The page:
Friday, December 2, 2016

EEOC Issues Enforcement Guidance for National Origin Discrimination

Not official use. 
So, the EEOC thought that between Thanksgiving and the DOL overtime regs injunction that they could sneak one by me. Nice try! Last week the EEOC issued new enforcement guidance on national origin discrimination. This will replace the old 2002 version. The EEOC also released a question-and-answer publication and a small business fact sheet.

I'm not gonna lie... I haven't read them yet. I'll get around to it soon though and pass along any groundbreaking insight.

Thursday, December 1, 2016

Today is the day that the new overti... hold up

Not official use. 
December 1, 2016 is finally here. The day that the new overtime regulations take effect according to the final rule. But wait! A nationwide injunction has put the rule on hold. I cranked out a whitepaper to address the topic: New Department of Labor Overtime Regulations Put on Hold.

[And, yes, you should have read the "hold up" in Nate Dogg's voice].

Wednesday, November 30, 2016

Unemployment Compensation - Procedure (VIDEO)

I have another UC video post lined up for today (last one in the series, for now). This video covers Unemployment Compensation procedure in Pennsylvania, with an emphasis on the Referee hearing, which is (in my humble opinion) the most important part of the process.

Unemployment Compensation Procedure (Pennsylvania) from Philip Miles on Vimeo.

Tuesday, November 29, 2016

Unemployment Compensation - Continuing Eligibility (VIDEO)

Another UC video! This one addresses the requirements for maintaining eligibility for Unemployment Compensation benefits after already being found initially eligible. It includes the claimant's obligations to be "able and available" for work and to accept "suitable employment." Enjoy!

Unemployment Compensation - Continuing Eligibility from Philip Miles on Vimeo.

Sunday, November 27, 2016

Unemployment Compensation - Introduction and Initial Eligibility (VIDEO)

I recorded a few short videos on Unemployment Compensation for the undergraduate employment law course I teach at Penn State. Here's the first one. It's an introduction to UC and initial eligibility. It includes the concepts of "willful misconduct" and "necessitous and compelling" reasons for quitting. Enjoy!

Unemployment Compensation - Intro and Initial Eligibility from Philip Miles on Vimeo.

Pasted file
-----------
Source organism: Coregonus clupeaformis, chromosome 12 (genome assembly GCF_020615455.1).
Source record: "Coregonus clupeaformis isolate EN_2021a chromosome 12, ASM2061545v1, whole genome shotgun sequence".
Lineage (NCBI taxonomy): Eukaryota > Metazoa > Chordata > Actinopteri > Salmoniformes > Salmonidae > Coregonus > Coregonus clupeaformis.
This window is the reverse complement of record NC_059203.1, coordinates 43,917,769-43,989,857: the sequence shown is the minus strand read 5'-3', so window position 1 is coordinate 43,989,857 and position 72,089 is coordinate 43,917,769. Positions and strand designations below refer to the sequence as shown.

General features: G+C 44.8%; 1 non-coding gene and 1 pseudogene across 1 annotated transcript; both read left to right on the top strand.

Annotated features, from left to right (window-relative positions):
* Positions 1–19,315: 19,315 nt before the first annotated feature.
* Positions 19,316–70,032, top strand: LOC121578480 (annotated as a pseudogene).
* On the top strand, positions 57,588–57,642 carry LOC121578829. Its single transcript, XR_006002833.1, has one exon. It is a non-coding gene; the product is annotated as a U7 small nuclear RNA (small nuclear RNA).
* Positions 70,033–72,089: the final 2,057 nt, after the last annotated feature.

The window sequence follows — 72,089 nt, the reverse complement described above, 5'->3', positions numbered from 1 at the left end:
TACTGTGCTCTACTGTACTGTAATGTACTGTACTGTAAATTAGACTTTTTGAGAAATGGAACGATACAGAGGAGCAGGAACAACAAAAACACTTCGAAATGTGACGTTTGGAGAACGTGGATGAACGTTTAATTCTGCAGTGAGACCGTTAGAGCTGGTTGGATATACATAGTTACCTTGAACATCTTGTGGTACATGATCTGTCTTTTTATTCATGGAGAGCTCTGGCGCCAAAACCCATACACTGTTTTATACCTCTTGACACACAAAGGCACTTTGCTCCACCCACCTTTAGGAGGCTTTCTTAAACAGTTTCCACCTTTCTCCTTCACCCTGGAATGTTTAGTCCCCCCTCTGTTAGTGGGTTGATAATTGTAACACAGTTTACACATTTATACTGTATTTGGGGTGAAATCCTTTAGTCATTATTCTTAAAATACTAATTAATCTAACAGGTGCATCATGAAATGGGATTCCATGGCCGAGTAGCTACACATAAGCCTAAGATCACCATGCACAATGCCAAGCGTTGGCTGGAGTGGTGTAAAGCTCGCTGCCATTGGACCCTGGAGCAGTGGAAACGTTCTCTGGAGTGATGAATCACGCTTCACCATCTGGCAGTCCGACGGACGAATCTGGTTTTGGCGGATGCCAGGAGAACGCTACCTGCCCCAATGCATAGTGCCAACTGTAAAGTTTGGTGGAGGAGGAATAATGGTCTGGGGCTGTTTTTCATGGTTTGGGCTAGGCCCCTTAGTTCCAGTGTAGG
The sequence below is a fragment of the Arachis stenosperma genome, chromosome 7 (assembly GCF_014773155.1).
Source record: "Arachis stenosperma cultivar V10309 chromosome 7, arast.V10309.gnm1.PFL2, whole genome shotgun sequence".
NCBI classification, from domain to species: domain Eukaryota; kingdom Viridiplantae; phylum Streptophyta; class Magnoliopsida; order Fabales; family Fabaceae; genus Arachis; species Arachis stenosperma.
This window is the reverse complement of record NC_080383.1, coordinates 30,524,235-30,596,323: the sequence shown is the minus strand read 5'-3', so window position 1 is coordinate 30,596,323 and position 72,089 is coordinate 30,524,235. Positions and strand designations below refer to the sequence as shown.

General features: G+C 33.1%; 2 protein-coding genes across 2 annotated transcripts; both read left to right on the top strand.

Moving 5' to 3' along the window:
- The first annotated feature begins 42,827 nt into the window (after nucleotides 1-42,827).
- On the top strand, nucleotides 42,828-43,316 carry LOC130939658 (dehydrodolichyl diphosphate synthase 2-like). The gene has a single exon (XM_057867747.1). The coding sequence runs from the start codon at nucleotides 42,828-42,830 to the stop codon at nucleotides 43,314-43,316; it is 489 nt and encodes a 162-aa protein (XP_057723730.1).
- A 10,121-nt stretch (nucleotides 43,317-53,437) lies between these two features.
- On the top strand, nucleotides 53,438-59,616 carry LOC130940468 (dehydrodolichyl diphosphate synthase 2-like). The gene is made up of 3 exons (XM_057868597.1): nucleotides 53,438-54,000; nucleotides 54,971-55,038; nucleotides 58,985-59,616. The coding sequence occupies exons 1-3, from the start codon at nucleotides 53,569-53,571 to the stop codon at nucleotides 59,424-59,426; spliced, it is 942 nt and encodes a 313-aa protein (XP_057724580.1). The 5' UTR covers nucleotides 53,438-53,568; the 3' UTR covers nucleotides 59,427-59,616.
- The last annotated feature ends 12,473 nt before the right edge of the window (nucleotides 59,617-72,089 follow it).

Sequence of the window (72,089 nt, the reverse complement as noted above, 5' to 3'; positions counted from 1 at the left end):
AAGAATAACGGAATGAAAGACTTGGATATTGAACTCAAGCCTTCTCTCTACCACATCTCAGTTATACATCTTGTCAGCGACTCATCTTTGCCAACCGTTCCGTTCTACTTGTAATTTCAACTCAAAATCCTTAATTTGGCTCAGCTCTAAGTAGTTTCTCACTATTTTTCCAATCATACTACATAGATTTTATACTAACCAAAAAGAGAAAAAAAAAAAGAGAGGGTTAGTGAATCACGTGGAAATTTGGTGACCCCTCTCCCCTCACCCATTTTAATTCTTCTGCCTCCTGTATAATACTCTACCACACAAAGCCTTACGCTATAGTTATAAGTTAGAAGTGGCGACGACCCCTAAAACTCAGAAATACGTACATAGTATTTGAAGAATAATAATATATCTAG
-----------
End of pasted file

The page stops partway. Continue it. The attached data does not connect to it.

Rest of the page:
Tuesday, November 22, 2016

BREAKING: DOL Overtime Regs Enjoined Nationwide!

Not official use.
A Texas federal court has concluded that the DOL's new overtime regulation (effectively doubling the minimum salary requirement for the white collar exemptions) is unlawful and has issued a nationwide injunction. Yes, you read that right... the court is blocking implementation of the new rule nationwide.

You can read the opinion here:

The gist of the decision:
The Department has admitted that it cannot create an evaluation “based on salary alone.” Id. at 23. But this significant increase to the salary level creates essentially a de facto salary-only test. For instance, the Department estimates 4.2 million workers currently ineligible for overtime, and who fall below the minimum salary level, will automatically become eligible under the Final Rule without a change to their duties. Defining and Delimiting the Exemptions for Executive, Administrative, Professional, Outside Sales and Computer Employees, 81 Fed. Reg. 32,391, 32,405 (May 23, 2016). Congress did not intend salary to categorically exclude an employee with EAP duties from the exemption.

Friday, November 18, 2016

Sikhs, Drug testing, and Religious Accommodation

Not official use.
Under Title VII, employers have an obligation to reasonably accommodate the sincerely held religious beliefs of employees and job applicants. The EEOC reports: J.B. Hunt Transport Settles EEOC Religious Discrimination Charge for $260,000.

The case involved Sikhs, who applied for jobs and were required to submit a hair sample for drug testing. Per the EEOC release, "One of the five articles of faith for Sikhs is maintaining uncut hair." Three applicants were denied employment based on their failure to submit to the tests.

J.B. Hunt did not admit liability but agreed to pay the $260,000, offered the Sikh applicants jobs, and revised its drug testing policy.
The article is not clear as to how the policy was revised. There are alternatives to hair testing (saliva, blood, urine, etc.) - but I do not know enough about Sikhs to know whether those actually accommodate all of their beliefs.